Posted by: dstieglitz | December 8, 2008


           The day after the election I was at a client’s office and saw that the Director of Administration was dog tired. Seems she spent Monday and Tuesday campaigning for Barack Obama, and then joined the euphoric early-morning celebration outside the White House when he was declared the winner. She gleefully said: “Obama will fix everything!” In a similar vein, the Outlook section of the Sunday Washington Post showed a foot-tall, color picture of Obama in a Superman costume. Great victories spawn high expectations, but in this case the optimism may be unrealistic. After winning a hotly contested election, Obama must re-unite the country, cure its economic ills, and avoid the temptations of one-party rule.


Obama’s transition is more like Bush-to-Clinton in 1992 than Clinton-to-Bush in 2000. In 1992 we also had a recession, but when George-W took over in 2000 the dot-com bubble was bursting but the Federal government had a budget surplus. Obama also enjoys the same congressional majority as Clinton. So Obama’s presidency begins like Clinton’s (it’s about the economy stupid!) including: unemployment at a 25-year high, the financial sector on government life-support, consumer confidence at record lows, and an out-of-control Federal deficit. Obama was lucky to have the financial crisis happen close to Election Day, but his luck will evaporate if the economy continues its downward spiral. His inspirational speaking ability will be an asset, but he must produce results quickly to retain the confidence of the American people.


If Obama delivers recovery in his first term, he will be hailed as a great president and rewarded with a second term. But if he fails, he’s likely to be a one-term president like Carter. If the Obama administration pushes a partisan agenda in Congress, the country could easily fall into a morass of protectionism, choking regulations, and taxes that squash recovery. “Spreading the wealth” could cause investment capital to move off-shore, and increasing the capital gains tax will choke private investments just when the country needs them to rebuild. After Clinton’s election, it took just two years for Republicans to regain power in the 1994 mid-term election. To his credit, Obama seems to understand the need to manage expectations as well as to implement changes that produce recovery.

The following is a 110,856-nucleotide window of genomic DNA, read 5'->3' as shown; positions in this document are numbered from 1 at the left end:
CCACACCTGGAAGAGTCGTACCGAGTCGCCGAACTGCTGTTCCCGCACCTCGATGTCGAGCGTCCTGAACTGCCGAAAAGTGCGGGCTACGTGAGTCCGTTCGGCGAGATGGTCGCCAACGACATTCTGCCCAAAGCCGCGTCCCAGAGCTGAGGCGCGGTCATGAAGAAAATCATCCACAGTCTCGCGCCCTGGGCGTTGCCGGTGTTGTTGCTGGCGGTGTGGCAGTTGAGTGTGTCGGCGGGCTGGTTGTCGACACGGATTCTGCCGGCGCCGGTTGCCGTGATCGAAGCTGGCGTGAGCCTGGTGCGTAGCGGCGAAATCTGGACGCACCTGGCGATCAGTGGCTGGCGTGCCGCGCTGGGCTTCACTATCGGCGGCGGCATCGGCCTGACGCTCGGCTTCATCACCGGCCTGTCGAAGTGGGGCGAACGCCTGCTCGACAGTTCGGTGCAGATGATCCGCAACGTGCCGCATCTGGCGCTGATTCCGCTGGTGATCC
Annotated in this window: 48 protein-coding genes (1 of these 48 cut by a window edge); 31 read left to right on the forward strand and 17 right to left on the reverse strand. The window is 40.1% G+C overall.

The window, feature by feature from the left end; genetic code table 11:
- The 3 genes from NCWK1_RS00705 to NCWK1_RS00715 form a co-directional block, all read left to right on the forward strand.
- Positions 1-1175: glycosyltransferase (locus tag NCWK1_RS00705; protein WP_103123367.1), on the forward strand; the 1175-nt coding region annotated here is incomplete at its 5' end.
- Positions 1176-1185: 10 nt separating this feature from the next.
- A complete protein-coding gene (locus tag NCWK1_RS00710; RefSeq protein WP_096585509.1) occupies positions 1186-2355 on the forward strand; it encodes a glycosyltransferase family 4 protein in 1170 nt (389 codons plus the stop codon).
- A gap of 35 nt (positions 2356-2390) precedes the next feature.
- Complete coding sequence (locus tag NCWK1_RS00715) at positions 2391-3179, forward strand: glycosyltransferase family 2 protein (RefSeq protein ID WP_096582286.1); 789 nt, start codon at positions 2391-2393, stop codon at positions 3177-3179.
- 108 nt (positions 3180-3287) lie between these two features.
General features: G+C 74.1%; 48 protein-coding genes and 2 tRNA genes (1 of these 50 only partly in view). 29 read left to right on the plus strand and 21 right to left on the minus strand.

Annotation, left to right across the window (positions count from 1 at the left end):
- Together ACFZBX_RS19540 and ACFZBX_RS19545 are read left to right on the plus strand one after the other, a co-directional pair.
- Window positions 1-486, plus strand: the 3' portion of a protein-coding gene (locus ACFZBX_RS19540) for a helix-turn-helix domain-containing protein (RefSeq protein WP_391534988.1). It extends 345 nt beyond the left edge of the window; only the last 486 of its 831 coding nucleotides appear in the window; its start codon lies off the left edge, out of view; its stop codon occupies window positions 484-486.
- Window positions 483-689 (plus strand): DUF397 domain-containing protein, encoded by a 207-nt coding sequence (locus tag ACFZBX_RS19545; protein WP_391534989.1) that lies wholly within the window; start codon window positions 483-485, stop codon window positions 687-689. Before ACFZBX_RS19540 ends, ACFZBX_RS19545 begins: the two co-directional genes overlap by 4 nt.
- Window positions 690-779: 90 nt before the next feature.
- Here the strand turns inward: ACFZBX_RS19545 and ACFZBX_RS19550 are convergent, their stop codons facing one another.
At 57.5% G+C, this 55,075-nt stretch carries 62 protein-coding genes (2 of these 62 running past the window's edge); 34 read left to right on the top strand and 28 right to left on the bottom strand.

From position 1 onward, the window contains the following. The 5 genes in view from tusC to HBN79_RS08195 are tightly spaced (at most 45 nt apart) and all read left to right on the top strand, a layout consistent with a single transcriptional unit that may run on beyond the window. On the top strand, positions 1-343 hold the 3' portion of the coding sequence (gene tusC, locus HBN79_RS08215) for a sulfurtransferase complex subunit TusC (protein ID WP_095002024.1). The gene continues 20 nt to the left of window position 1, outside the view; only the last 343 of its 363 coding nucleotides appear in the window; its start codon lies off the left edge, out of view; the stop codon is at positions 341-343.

At the end of the campaign, Obama scored an 80 on the 1-to-100 Change Quotient (CQ) scale relative to his ability to change Washington. That score was seven points ahead of McCain, but substantially behind President Reagan’s 91 and President Johnson’s 90. Obama rated highly in the relationship and communications factors of the CQ, but had weaknesses in clarity, consistency, and proven ability to execute. So what can President-elect Obama do?


In my view, he must provide a national growth strategy – a vision that focuses our creative power and restores our national pride. We need something akin to President Kennedy’s post-Sputnik initiative to land an American on the moon. For example, the vision might be to make us the world’s #1 supplier of alternative energy and green technologies – not solely to preserve the planet, but to regain our leadership in the world economy. The U.S. must produce something the world will buy in huge quantities, like we did with manufacturing after World War-II and computers in the information age. The strategy must stimulate both the supply side (industry incentives) and the demand side (consumer incentives).


Our economy obviously needs stimulation, but the vision should be the basis for recovery actions. The vision must replace the current wack-a-mole recovery plan being pursued in Congress with a coherent strategy of bi-partisan decisions that:

  (1) unleash industry’s creativity while bailing out the auto industry and Wall Street

  (2) rebuild the housing industry while helping homeowners deal with foreclosure

  (3) deliver cheap energy today while developing new technologies for tomorrow

  (4) create millions of jobs while extending unemployment and repairing infrastructure

  (5) encourage personal and corporate investments while fixing the broken tax system.

These five fixes (and others) must be done as part of a grand strategy to revitalize America’s position in the world economy. In my view, the two measures of Obama’s success will be unemployment under 4% and a positive balance of trade – we can’t afford to consume roughly $60 billion more each month than we produce as a nation. His vision must stimulate the economy and awaken America’s innovative genius. If Obama provides such a vision, he can change Washington and change America like he promised. To register your view on these matters, log onto the change blog at


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